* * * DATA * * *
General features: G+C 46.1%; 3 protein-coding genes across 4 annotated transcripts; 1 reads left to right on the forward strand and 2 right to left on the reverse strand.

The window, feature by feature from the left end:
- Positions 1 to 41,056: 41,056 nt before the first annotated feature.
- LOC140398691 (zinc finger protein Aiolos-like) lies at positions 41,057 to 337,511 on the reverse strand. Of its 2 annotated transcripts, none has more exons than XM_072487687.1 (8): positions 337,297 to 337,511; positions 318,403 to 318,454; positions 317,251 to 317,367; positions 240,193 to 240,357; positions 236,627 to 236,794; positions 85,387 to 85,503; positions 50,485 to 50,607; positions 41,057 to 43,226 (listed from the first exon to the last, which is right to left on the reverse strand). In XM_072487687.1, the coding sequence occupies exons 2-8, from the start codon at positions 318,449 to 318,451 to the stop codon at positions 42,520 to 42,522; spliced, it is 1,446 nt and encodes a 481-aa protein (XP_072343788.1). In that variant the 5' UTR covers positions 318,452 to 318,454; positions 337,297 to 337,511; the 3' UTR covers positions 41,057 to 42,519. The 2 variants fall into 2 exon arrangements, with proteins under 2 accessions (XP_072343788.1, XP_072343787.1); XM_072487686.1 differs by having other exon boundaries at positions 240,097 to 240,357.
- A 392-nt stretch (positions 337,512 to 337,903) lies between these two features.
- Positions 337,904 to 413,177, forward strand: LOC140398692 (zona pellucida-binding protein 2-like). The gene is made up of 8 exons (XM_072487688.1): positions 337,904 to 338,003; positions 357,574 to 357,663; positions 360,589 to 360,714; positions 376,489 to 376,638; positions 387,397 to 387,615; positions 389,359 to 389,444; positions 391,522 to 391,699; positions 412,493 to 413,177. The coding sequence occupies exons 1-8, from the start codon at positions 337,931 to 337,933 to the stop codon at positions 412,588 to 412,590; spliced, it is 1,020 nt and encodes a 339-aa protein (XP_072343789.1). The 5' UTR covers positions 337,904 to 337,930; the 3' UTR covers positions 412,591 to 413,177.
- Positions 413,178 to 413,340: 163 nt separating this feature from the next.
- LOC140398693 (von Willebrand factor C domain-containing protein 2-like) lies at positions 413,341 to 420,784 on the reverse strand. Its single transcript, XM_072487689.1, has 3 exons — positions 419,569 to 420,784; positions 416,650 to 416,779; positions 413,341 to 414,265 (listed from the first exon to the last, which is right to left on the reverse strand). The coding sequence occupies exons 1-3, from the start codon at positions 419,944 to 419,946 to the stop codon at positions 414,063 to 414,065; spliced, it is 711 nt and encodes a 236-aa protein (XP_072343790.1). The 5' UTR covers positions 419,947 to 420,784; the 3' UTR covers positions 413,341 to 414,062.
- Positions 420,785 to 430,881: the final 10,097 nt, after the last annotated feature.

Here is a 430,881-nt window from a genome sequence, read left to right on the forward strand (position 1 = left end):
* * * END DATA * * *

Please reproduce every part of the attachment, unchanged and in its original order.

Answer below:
General features: G+C 46.1%; 3 protein-coding genes across 4 annotated transcripts; 1 reads left to right on the forward strand and 2 right to left on the reverse strand.

The window, feature by feature from the left end:
- Positions 1 to 41,056: 41,056 nt before the first annotated feature.
- LOC140398691 (zinc finger protein Aiolos-like) lies at positions 41,057 to 337,511 on the reverse strand. Of its 2 annotated transcripts, none has more exons than XM_072487687.1 (8): positions 337,297 to 337,511; positions 318,403 to 318,454; positions 317,251 to 317,367; positions 240,193 to 240,357; positions 236,627 to 236,794; positions 85,387 to 85,503; positions 50,485 to 50,607; positions 41,057 to 43,226 (listed from the first exon to the last, which is right to left on the reverse strand). In XM_072487687.1, the coding sequence occupies exons 2-8, from the start codon at positions 318,449 to 318,451 to the stop codon at positions 42,520 to 42,522; spliced, it is 1,446 nt and encodes a 481-aa protein (XP_072343788.1). In that variant the 5' UTR covers positions 318,452 to 318,454; positions 337,297 to 337,511; the 3' UTR covers positions 41,057 to 42,519. The 2 variants fall into 2 exon arrangements, with proteins under 2 accessions (XP_072343788.1, XP_072343787.1); XM_072487686.1 differs by having other exon boundaries at positions 240,097 to 240,357.
- A 392-nt stretch (positions 337,512 to 337,903) lies between these two features.
- Positions 337,904 to 413,177, forward strand: LOC140398692 (zona pellucida-binding protein 2-like). The gene is made up of 8 exons (XM_072487688.1): positions 337,904 to 338,003; positions 357,574 to 357,663; positions 360,589 to 360,714; positions 376,489 to 376,638; positions 387,397 to 387,615; positions 389,359 to 389,444; positions 391,522 to 391,699; positions 412,493 to 413,177. The coding sequence occupies exons 1-8, from the start codon at positions 337,931 to 337,933 to the stop codon at positions 412,588 to 412,590; spliced, it is 1,020 nt and encodes a 339-aa protein (XP_072343789.1). The 5' UTR covers positions 337,904 to 337,930; the 3' UTR covers positions 412,591 to 413,177.
- Positions 413,178 to 413,340: 163 nt separating this feature from the next.
- LOC140398693 (von Willebrand factor C domain-containing protein 2-like) lies at positions 413,341 to 420,784 on the reverse strand. Its single transcript, XM_072487689.1, has 3 exons — positions 419,569 to 420,784; positions 416,650 to 416,779; positions 413,341 to 414,265 (listed from the first exon to the last, which is right to left on the reverse strand). The coding sequence occupies exons 1-3, from the start codon at positions 419,944 to 419,946 to the stop codon at positions 414,063 to 414,065; spliced, it is 711 nt and encodes a 236-aa protein (XP_072343790.1). The 5' UTR covers positions 419,947 to 420,784; the 3' UTR covers positions 413,341 to 414,062.
- Positions 420,785 to 430,881: the final 10,097 nt, after the last annotated feature.

Here is a 430,881-nt window from a genome sequence, read left to right on the forward strand (position 1 = left end):